As demonstrated in these essays (most of which appeared in the Hudson Review), Pritchard’s sympathetic, kinetic engagement with the canon has always distinguished him from other voices of the academy. Maybe that’s because Pritchard (English/Amherst; Frost: A Literary Life Reconsidered, 1993, etc.) believes less in great books than in great writing. His immersion in literature is emotional and philosophical, as well as technical and professional. Exemplifying this is his essay “Responding to Blake,” which first appraises Harold Bloom’s erudite yet arid response to the poet, then illuminates the critical temptation (felt by others, at any rate) to dodge full imaginative engagement. Pritchard offers similarly wise counsel in his approaches to Wordsworth, Byron, Hawthorne, and even Norman Mailer; the range of his taste summons fiction, poetry, and theory without strain. He complains tunefully about biographers (e.g., Juliet Barker, whose subject is the Brontâs). He acknowledges his —mixed feelings— about Byron’s letters while seeming to admire the poet’s —confirmed— skepticism. A fair-minded skepticism also seems to guide Pritchard. In the subdued, candidly bewildered title essay, for instance, he reconsiders the emotional enigmas that have driven an industry of Dickinson criticism to putty the gaps between admiration and affection for her verse. His own critical uncertainty about her revolves around the fact that Dickinson’s mode of address is so elliptical and so remote that her poetic imagination becomes a currency unto itself, not easily exchanged in the marketplace where authors and readers interact. Like the other pieces, the Dickinson essay is concise and well wrought. One always has the sense with Pritchard that he has taken up his pen for a true purpose, whether to address the question of value, as with Dickinson, or the careful resuscitation of the critical reputation of Ford Madox Ford. Seemingly unswayed by our era’s critical grandstanding, this professor of English reminds us that visionary criticism is an act of possibility whose highest task is not persuasion but expansion of minds.

Pub Date: Sept. 1, 1998

ISBN: 1-55849-138-4

Page Count: 304

Publisher: N/A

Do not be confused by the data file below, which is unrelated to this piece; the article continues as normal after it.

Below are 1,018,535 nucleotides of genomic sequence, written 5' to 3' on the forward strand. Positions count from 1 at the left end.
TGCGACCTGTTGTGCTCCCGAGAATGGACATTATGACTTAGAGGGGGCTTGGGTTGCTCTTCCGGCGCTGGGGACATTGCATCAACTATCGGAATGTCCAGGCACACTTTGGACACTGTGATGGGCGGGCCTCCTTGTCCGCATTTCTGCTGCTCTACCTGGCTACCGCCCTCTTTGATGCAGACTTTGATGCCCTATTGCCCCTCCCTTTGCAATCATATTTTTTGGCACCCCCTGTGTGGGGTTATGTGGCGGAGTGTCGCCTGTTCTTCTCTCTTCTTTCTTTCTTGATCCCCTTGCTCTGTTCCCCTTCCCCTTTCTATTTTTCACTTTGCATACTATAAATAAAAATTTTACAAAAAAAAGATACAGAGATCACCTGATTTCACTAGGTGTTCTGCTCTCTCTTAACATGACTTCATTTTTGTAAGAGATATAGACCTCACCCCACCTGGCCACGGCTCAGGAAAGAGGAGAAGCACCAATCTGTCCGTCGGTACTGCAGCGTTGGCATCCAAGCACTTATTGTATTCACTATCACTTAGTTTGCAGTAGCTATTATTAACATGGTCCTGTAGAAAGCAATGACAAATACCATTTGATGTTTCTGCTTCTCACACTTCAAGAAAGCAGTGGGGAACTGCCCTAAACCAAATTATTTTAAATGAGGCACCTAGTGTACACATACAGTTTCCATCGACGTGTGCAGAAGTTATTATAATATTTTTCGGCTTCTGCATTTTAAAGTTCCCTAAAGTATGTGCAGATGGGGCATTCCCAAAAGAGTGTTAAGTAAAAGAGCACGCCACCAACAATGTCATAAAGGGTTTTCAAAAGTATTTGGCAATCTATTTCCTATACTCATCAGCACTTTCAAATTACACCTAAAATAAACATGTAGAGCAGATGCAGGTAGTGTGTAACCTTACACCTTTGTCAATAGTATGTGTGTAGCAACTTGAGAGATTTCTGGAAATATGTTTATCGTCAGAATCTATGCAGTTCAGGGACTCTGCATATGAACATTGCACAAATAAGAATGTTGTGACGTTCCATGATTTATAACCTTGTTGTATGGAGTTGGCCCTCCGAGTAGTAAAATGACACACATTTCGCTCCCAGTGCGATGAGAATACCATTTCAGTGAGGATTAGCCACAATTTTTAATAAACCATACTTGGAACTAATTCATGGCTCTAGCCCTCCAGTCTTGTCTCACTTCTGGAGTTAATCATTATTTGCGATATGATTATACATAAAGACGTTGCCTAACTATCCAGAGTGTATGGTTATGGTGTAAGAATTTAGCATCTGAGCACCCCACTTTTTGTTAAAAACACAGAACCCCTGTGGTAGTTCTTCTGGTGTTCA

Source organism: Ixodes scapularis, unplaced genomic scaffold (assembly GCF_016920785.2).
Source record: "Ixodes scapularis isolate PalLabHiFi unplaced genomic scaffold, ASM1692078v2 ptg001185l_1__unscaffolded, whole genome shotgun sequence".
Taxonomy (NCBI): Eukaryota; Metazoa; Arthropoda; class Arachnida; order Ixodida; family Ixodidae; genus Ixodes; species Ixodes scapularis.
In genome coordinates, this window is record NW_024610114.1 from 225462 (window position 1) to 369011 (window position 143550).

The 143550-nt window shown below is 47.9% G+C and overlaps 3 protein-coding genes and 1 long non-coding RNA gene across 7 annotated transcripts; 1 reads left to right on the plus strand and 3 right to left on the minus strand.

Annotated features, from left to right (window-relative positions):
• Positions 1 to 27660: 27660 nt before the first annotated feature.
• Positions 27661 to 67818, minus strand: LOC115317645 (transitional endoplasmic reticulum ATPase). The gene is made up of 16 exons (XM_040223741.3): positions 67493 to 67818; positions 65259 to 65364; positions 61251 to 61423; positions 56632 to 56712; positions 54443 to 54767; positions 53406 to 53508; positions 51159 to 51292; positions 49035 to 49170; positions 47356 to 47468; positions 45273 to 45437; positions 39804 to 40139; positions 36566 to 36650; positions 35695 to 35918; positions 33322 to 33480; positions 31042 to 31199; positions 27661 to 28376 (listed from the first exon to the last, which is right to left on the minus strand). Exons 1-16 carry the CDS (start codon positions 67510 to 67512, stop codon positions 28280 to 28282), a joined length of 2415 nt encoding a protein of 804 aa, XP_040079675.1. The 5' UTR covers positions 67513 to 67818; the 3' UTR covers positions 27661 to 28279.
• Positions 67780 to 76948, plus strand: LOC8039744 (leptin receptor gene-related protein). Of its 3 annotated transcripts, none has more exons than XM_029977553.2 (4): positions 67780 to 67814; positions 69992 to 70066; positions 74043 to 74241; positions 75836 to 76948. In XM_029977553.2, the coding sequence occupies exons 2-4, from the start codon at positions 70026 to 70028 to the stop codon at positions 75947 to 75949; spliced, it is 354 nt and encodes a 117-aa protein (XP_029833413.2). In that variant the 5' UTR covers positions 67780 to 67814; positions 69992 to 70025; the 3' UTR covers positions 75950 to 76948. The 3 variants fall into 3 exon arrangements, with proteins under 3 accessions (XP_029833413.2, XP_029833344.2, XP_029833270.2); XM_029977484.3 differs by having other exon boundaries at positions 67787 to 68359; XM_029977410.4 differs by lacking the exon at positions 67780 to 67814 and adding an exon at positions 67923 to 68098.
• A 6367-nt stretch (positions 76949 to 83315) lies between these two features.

Review Posted Online: May 20, 2010

Kirkus Reviews Issue: July 1, 1998

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Stricter than, say, Bergen Evans or W3 ("disinterested" means impartial — period), Strunk is in the last analysis...



Privately published by Strunk of Cornell in 1918 and revised by his student E. B. White in 1959, that "little book" is back again with more White updatings.

Stricter than, say, Bergen Evans or W3 ("disinterested" means impartial — period), Strunk is in the last analysis (whoops — "A bankrupt expression") a unique guide (which means "without like or equal").

Pub Date: May 15, 1972

ISBN: 0205632645

Page Count: 105

Publisher: Macmillan

Review Posted Online: Oct. 28, 2011

Kirkus Reviews Issue: May 1, 1972

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Possibly inspired by the letters Cleary has received as a children's author, this begins with second-grader Leigh Botts' misspelled fan letter to Mr. Henshaw, whose fictitious book itself derives from the old take-off title Forty Ways W. Amuse a Dog. Soon Leigh is in sixth grade and bombarding his still-favorite author with a list of questions to be answered and returned by "next Friday," the day his author report is due. Leigh is disgruntled when Mr. Henshaw's answer comes late, and accompanied by a set of questions for Leigh to answer. He threatens not to, but as "Mom keeps nagging me about your dumb old questions" he finally gets the job done—and through his answers Mr. Henshaw and readers learn that Leigh considers himself "the mediumest boy in school," that his parents have split up, and that he dreams of his truck-driver dad driving him to school "hauling a forty-foot reefer, which would make his outfit add up to eighteen wheels altogether. . . . I guess I wouldn't seem so medium then." Soon Mr. Henshaw recommends keeping a diary (at least partly to get Leigh off his own back) and so the real letters to Mr. Henshaw taper off, with "pretend," unmailed letters (the diary) taking over. . . until Leigh can write "I don't have to pretend to write to Mr. Henshaw anymore. I have learned to say what I think on a piece of paper." Meanwhile Mr. Henshaw offers writing tips, and Leigh, struggling with a story for a school contest, concludes "I think you're right. Maybe I am not ready to write a story." Instead he writes a "true story" about a truck haul with his father in Leigh's real past, and this wins praise from "a real live author" Leigh meets through the school program. Mr. Henshaw has also advised that "a character in a story should solve a problem or change in some way," a standard juvenile-fiction dictum which Cleary herself applies modestly by having Leigh solve his disappearing lunch problem with a burglar-alarmed lunch box—and, more seriously, come to recognize and accept that his father can't be counted on. All of this, in Leigh's simple words, is capably and unobtrusively structured as well as valid and realistic. From the writing tips to the divorced-kid blues, however, it tends to substitute prevailing wisdom for the little jolts of recognition that made the Ramona books so rewarding.

Pub Date: Aug. 22, 1983

ISBN: 143511096X

Page Count: 133

Publisher: Morrow/HarperCollins

Review Posted Online: Oct. 16, 2011

Kirkus Reviews Issue: Aug. 1, 1983

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